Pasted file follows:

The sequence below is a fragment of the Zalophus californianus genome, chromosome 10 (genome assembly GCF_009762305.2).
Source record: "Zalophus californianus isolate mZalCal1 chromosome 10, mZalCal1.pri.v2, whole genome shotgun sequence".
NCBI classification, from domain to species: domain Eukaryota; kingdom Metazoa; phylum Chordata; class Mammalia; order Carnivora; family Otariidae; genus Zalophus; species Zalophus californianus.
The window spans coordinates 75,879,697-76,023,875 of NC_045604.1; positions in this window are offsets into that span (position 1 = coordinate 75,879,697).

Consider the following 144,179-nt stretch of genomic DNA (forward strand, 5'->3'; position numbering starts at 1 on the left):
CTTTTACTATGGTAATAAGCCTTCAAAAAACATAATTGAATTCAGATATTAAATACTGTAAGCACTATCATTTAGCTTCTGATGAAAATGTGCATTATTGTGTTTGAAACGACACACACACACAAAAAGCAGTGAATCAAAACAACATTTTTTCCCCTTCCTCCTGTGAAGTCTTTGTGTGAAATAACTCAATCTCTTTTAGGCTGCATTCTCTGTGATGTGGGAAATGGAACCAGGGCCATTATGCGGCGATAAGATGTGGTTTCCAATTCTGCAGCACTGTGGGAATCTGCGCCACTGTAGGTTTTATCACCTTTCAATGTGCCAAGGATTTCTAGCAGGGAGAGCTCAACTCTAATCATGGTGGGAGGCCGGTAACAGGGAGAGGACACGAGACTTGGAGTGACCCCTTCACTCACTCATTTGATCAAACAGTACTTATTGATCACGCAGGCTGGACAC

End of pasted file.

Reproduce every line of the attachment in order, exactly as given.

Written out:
The sequence below is a fragment of the Zalophus californianus genome, chromosome 10 (genome assembly GCF_009762305.2).
Source record: "Zalophus californianus isolate mZalCal1 chromosome 10, mZalCal1.pri.v2, whole genome shotgun sequence".
NCBI classification, from domain to species: domain Eukaryota; kingdom Metazoa; phylum Chordata; class Mammalia; order Carnivora; family Otariidae; genus Zalophus; species Zalophus californianus.
The window spans coordinates 75,879,697-76,023,875 of NC_045604.1; positions in this window are offsets into that span (position 1 = coordinate 75,879,697).

Consider the following 144,179-nt stretch of genomic DNA (forward strand, 5'->3'; position numbering starts at 1 on the left):
CTTTTACTATGGTAATAAGCCTTCAAAAAACATAATTGAATTCAGATATTAAATACTGTAAGCACTATCATTTAGCTTCTGATGAAAATGTGCATTATTGTGTTTGAAACGACACACACACACAAAAAGCAGTGAATCAAAACAACATTTTTTCCCCTTCCTCCTGTGAAGTCTTTGTGTGAAATAACTCAATCTCTTTTAGGCTGCATTCTCTGTGATGTGGGAAATGGAACCAGGGCCATTATGCGGCGATAAGATGTGGTTTCCAATTCTGCAGCACTGTGGGAATCTGCGCCACTGTAGGTTTTATCACCTTTCAATGTGCCAAGGATTTCTAGCAGGGAGAGCTCAACTCTAATCATGGTGGGAGGCCGGTAACAGGGAGAGGACACGAGACTTGGAGTGACCCCTTCACTCACTCATTTGATCAAACAGTACTTATTGATCACGCAGGCTGGACAC